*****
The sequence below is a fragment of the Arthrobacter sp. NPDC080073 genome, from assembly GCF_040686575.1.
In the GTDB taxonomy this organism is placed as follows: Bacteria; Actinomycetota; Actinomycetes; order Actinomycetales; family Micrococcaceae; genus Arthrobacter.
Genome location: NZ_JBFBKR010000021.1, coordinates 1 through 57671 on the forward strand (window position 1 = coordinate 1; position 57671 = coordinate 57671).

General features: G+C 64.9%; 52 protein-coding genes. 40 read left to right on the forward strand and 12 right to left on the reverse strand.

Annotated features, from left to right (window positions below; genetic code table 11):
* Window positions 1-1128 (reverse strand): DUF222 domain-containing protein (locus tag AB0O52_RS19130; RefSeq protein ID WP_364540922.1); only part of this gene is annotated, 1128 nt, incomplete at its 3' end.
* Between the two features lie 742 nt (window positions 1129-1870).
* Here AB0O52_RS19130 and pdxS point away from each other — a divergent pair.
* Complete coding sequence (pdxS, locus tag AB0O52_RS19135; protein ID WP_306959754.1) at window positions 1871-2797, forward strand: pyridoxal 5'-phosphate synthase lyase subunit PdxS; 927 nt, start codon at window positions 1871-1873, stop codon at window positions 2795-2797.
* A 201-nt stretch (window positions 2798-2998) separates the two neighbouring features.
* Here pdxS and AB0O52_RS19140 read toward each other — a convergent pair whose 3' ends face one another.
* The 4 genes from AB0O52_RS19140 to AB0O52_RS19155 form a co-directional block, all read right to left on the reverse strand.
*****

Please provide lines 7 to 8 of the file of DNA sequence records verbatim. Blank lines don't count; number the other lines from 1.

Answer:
* Between the two features lie 742 nt (window positions 1129-1870).
* Here AB0O52_RS19130 and pdxS point away from each other — a divergent pair.